One more aspect as it relates to Joseph, is that he is commonly referred to in the writings of the Talmud, Midrash, etc. as Yosef HaTzadik - Joseph the righteous one. Not just any Biblical figure is given this special title, though there were many righteous people. As Joseph showed special strength in conquering the sexual temptation that was placed in his way, he earn this special title.

In connection with Chanukah, the word Tzadik shines out through the spiritual lights of this holiday. As there are eight days of Chanuka, and we light one additional light each night, what we do is that we multiply the first eight numbers by their same number. Hence, when we add up 1*1, 2*2, 3*3, 4*4, 5*5, 6*6, 7*7, 8*8, the total is 204, the Gematria of the word Tzadik! And as we see here, the first eight numbers are repetitive to bring out the Gematria of this word, connoting the concept of repetitiveness or being extra vigilant to prevent ourselves from sinning, which is a mark of the Tzadik, who does not want to take a chance being tempted to sin, and so unlike most others who may live as simple, nice Jews, the righteous person goes the extra mile to do everything right.

On this note, we see that though we always refer to Joseph as Yosef in Hebrew; in fact, there was a Hei added to his name, as we see in Tehillim (Psalms 81:6) in the Psalm for the FIFTH day of the week, the letter Hei - which is the numerical value of FIVE - is added to Joseph's name as Yehosef (Jehoseph). And pertaining to the seven active Sephirot, Chanuka corresponds to the Sephira of Hod/splendor - the FIFTH Sephira.

We see that the letter Hei, the letter that Hashem used to create this world which is full of materialism, is a letter that is open on the bottom, signifying that the letter is open for repentance (see Rashi on Genesis 2:4) so that even if people get caught up with the materialism in this world and are rock bottom spiritually, so long as they are breathing, they have a chance to repent. Perhaps the fact that the letter Hei appears twice in Hashem's main four letter name YKVK shows that no matter how materialistic this world seems to be, we can convert the materialism to something spiritual, and the fact that the letter Hei is repeated in Hashem's name echoes what I wrote earlier here about taking extra steps to maintain our high level of spirituality.


One thing to note off the bat is that the Yahrzeit of Joseph is in the month of Tammuz. There are varied differences of opinion as to what date of this month this is - 1st, 2nd or 27th. But what is also true is that Parshat Pinchas is ALWAYS read during this month of Tammuz.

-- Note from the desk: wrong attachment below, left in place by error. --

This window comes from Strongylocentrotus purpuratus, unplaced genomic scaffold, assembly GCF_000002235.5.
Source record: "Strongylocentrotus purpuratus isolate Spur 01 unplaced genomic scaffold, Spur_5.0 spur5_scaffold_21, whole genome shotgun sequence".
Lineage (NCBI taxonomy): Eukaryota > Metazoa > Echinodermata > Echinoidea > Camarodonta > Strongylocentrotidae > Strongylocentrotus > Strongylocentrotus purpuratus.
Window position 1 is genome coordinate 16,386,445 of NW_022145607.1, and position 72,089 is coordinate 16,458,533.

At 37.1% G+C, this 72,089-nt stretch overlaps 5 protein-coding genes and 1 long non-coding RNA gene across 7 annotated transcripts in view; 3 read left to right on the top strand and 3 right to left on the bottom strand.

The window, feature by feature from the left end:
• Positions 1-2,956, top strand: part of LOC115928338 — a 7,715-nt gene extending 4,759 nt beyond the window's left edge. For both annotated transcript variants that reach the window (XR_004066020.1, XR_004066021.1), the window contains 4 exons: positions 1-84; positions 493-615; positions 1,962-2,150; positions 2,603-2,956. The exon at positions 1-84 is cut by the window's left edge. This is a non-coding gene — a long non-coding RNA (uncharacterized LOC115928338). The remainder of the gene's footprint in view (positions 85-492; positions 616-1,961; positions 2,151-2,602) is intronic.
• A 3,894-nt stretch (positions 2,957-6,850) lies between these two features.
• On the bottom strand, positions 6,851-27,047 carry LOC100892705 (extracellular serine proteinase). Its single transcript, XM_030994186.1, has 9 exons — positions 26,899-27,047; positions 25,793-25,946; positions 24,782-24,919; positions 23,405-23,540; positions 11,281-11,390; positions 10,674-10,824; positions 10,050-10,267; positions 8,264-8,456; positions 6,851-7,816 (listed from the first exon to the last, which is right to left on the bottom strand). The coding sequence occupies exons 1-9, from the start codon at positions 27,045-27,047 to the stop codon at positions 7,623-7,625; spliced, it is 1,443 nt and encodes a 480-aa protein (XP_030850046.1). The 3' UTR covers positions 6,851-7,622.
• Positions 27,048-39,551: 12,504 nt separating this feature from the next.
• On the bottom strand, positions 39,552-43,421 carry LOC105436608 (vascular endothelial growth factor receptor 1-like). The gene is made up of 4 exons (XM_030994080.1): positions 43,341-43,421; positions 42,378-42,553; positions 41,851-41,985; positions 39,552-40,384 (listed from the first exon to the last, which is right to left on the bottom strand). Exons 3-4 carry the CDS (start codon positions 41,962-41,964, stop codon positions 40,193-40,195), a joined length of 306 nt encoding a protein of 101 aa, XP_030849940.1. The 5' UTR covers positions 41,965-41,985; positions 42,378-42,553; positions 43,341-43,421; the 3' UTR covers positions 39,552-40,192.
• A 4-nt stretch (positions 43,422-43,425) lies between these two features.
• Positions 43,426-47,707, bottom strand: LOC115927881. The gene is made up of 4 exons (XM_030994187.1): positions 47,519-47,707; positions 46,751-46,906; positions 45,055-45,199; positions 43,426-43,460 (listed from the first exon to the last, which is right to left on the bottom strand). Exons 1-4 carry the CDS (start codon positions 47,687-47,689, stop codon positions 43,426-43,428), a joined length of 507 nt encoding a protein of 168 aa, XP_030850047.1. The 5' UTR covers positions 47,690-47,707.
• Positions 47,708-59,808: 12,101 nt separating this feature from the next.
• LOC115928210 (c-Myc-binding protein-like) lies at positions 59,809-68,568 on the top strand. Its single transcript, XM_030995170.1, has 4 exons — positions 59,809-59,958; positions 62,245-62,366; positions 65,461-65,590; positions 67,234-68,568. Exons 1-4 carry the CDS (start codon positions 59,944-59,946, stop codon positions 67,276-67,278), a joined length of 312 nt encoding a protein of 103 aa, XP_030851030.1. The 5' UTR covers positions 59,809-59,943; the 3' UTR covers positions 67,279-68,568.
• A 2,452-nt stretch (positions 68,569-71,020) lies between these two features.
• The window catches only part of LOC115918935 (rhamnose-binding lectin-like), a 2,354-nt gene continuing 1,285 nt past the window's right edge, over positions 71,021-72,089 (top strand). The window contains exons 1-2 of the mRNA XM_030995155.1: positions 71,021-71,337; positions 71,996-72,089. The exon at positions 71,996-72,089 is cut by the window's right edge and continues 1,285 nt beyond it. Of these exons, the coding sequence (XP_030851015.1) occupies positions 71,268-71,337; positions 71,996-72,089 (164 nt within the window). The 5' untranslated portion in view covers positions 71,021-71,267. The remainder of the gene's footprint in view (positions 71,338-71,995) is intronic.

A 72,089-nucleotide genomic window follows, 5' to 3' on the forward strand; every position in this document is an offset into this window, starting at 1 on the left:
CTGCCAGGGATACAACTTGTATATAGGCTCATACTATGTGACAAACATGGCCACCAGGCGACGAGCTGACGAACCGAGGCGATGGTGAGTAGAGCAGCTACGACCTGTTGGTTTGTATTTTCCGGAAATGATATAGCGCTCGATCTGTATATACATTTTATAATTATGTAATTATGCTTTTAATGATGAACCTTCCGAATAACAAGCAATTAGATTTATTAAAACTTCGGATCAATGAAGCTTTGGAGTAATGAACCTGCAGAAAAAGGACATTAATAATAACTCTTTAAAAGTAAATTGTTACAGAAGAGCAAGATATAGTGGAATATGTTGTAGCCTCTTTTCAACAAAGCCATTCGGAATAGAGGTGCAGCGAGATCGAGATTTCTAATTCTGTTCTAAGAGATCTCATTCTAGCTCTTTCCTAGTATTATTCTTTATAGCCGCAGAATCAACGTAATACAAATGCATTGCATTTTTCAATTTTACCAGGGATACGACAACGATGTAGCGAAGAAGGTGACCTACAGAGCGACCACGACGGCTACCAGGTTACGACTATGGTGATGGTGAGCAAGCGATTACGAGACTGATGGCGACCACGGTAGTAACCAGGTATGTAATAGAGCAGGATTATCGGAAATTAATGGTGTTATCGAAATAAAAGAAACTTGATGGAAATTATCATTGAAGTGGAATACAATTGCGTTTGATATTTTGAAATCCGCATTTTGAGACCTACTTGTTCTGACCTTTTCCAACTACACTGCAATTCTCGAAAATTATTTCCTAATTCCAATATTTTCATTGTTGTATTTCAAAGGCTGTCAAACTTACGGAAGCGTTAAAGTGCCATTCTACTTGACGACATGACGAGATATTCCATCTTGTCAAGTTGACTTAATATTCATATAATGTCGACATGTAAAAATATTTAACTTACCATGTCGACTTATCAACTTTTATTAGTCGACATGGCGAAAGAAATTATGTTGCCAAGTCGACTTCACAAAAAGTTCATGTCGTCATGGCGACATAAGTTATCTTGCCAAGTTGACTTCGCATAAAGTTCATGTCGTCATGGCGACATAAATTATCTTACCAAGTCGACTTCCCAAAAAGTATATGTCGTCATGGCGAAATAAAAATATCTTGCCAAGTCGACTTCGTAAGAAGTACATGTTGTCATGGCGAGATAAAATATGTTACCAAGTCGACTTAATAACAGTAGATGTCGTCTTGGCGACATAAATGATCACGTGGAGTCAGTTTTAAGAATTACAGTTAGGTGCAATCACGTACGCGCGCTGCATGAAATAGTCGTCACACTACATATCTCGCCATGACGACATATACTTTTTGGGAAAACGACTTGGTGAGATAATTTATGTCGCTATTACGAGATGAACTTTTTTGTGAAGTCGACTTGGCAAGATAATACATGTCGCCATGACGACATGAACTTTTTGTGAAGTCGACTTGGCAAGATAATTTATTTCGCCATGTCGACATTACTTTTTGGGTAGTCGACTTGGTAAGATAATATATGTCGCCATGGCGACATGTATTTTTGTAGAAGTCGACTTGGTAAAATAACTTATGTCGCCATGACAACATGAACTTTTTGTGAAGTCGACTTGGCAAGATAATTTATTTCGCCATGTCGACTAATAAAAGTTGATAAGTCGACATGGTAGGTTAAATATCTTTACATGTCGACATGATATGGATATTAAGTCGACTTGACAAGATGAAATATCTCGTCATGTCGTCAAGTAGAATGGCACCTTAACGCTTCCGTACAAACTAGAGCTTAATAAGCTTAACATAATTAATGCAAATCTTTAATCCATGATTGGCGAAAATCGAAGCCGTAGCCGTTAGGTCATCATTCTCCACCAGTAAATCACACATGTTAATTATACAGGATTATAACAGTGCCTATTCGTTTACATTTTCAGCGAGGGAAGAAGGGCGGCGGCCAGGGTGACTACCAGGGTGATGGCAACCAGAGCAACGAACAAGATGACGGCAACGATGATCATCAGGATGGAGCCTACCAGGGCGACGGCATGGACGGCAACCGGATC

Hence, it's not surprising that aside from the fact that Pinchas is descended from Joseph, this Parsha mentions good things as related to Joseph from BOTH of his sons (remember what I wrote earlier about the spiritual significance of something being repeated or being double) - Menashe & Ephraim. When the Parsha mentions the story of the five daughters of Tzelaphchad requesting a portion in the Land of Israel being that their father had no sons, as the laws of inheritance in Judaism grants the sons of any given family the inheritance, Rashi notes that Joseph was someone who cherished the Land of Israel, as implied in his statement to his brothers when he said to "bring up my bones from here (Egypt)" (Genesis 50:25) to eventually being buried in Israel; and similarly, these women who were descended from Joseph's son Menashe exclaimed to Moses "Give us an inheritance".

And then from Joseph's son Ephraim, we have Joshua whose name as "Joshua son of Noon" is immediately followed by the story of the women from Joseph's other son Menashe. In this context, the verse notes that the generation of the wilderness, which were the ages of 20-60 all died in the wilderness (aside from the Tribe of Levi who was all righteous) except for Caleb & Joshua, the two spies who didn't fall for the rhetoric about the Land of Israel that the other 10 evil spies poisoned the Jewish people with to the point that not only the grown up men cried as babies, but some of them even suggested to return to Egypt, and as Rashi notes, they wanted to turn to idolatry. And then immediately after the story about these five women, Moses asks Hashem to appoint a leader for the Jews after his passing. In response to this, Hashem tells Moses that Joshua would be the man for this position.

So as you see, there is a very strong connection between Joseph & Joshua pertaining to Israel. And as I mentioned in the beginning of this post about both of their names beginning with the letter Yud=10, the Land of Israel possesses 10 levels of holiness (Mishna Tractate Keilim 1:6-9), the holiest of which is the Kodesh Kodoshim/Holy of Holies, the room in the Temple in which only the Cohen Gadol/High Priest was allowed to enter, and at that, only on Yom Kippur, which is the 10th of Tishrei.

Now, getting back to the same age of 110 that both Joseph & Joshua passed away, we learn in the Midrash about both of them (mentioned in their respective places) that Hashem shortened their lives by 10 years for something that they each had done.

We learn that because Joseph heard his brothers, before knowing that Joseph as the viceroy to Pharaoh was their long lost brother, called their father "Your servant" 10 times, and hence correspondingly, he lived 10 years less than he was originally was supposed to live. While Joseph was not making it known to his brothers as of yet that he was their brother, and objecting to their saying this could have possibly made them suspicious, as he wanted to first make sure that they were truly sorry for their sin of selling him into slavery, he was still held accountable by Hashem for not protesting this lack of respect that he silently implied hearing his father being called a servant, because Hashem held the righteous Joseph to high spiritual standards, but he failed to uphold his father's honor.